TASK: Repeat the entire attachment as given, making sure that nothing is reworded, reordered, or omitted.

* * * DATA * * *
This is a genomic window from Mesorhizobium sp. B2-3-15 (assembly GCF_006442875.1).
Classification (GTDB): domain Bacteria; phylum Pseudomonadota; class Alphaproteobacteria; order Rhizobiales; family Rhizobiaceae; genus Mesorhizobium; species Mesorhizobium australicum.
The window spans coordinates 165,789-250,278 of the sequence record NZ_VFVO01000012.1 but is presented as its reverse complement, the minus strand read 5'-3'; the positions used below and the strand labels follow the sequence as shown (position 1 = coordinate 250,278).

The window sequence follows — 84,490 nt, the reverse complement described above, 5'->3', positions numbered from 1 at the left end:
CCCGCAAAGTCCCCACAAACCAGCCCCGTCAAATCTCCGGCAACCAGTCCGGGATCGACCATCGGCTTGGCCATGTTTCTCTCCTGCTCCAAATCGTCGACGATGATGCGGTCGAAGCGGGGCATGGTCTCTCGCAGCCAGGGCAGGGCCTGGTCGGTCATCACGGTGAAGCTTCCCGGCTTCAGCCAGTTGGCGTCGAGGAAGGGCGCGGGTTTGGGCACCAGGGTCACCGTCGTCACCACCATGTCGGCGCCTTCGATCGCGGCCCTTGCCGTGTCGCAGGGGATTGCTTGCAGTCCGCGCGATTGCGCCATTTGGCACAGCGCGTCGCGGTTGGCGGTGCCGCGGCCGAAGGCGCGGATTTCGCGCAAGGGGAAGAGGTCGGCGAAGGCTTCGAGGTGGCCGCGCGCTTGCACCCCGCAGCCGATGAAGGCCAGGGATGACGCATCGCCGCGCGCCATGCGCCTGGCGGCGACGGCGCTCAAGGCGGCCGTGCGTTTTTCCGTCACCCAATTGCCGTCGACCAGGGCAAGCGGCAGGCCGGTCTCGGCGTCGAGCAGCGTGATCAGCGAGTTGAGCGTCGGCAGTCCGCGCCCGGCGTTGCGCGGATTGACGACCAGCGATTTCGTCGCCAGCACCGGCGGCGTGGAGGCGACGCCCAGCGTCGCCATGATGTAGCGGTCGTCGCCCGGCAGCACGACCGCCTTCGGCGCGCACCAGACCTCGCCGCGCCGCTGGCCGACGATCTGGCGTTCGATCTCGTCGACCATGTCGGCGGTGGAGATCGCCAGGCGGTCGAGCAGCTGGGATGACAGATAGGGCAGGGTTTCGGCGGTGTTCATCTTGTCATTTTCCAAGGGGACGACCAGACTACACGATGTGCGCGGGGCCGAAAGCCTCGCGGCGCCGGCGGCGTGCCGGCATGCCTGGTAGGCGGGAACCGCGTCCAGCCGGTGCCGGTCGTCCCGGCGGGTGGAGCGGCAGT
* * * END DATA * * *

This is a genomic window from Mesorhizobium sp. B2-3-15 (assembly GCF_006442875.1).
Classification (GTDB): domain Bacteria; phylum Pseudomonadota; class Alphaproteobacteria; order Rhizobiales; family Rhizobiaceae; genus Mesorhizobium; species Mesorhizobium australicum.
The window spans coordinates 165,789-250,278 of the sequence record NZ_VFVO01000012.1 but is presented as its reverse complement, the minus strand read 5'-3'; the positions used below and the strand labels follow the sequence as shown (position 1 = coordinate 250,278).

The window sequence follows — 84,490 nt, the reverse complement described above, 5'->3', positions numbered from 1 at the left end:
CCCGCAAAGTCCCCACAAACCAGCCCCGTCAAATCTCCGGCAACCAGTCCGGGATCGACCATCGGCTTGGCCATGTTTCTCTCCTGCTCCAAATCGTCGACGATGATGCGGTCGAAGCGGGGCATGGTCTCTCGCAGCCAGGGCAGGGCCTGGTCGGTCATCACGGTGAAGCTTCCCGGCTTCAGCCAGTTGGCGTCGAGGAAGGGCGCGGGTTTGGGCACCAGGGTCACCGTCGTCACCACCATGTCGGCGCCTTCGATCGCGGCCCTTGCCGTGTCGCAGGGGATTGCTTGCAGTCCGCGCGATTGCGCCATTTGGCACAGCGCGTCGCGGTTGGCGGTGCCGCGGCCGAAGGCGCGGATTTCGCGCAAGGGGAAGAGGTCGGCGAAGGCTTCGAGGTGGCCGCGCGCTTGCACCCCGCAGCCGATGAAGGCCAGGGATGACGCATCGCCGCGCGCCATGCGCCTGGCGGCGACGGCGCTCAAGGCGGCCGTGCGTTTTTCCGTCACCCAATTGCCGTCGACCAGGGCAAGCGGCAGGCCGGTCTCGGCGTCGAGCAGCGTGATCAGCGAGTTGAGCGTCGGCAGTCCGCGCCCGGCGTTGCGCGGATTGACGACCAGCGATTTCGTCGCCAGCACCGGCGGCGTGGAGGCGACGCCCAGCGTCGCCATGATGTAGCGGTCGTCGCCCGGCAGCACGACCGCCTTCGGCGCGCACCAGACCTCGCCGCGCCGCTGGCCGACGATCTGGCGTTCGATCTCGTCGACCATGTCGGCGGTGGAGATCGCCAGGCGGTCGAGCAGCTGGGATGACAGATAGGGCAGGGTTTCGGCGGTGTTCATCTTGTCATTTTCCAAGGGGACGACCAGACTACACGATGTGCGCGGGGCCGAAAGCCTCGCGGCGCCGGCGGCGTGCCGGCATGCCTGGTAGGCGGGAACCGCGTCCAGCCGGTGCCGGTCGTCCCGGCGGGTGGAGCGGCAGT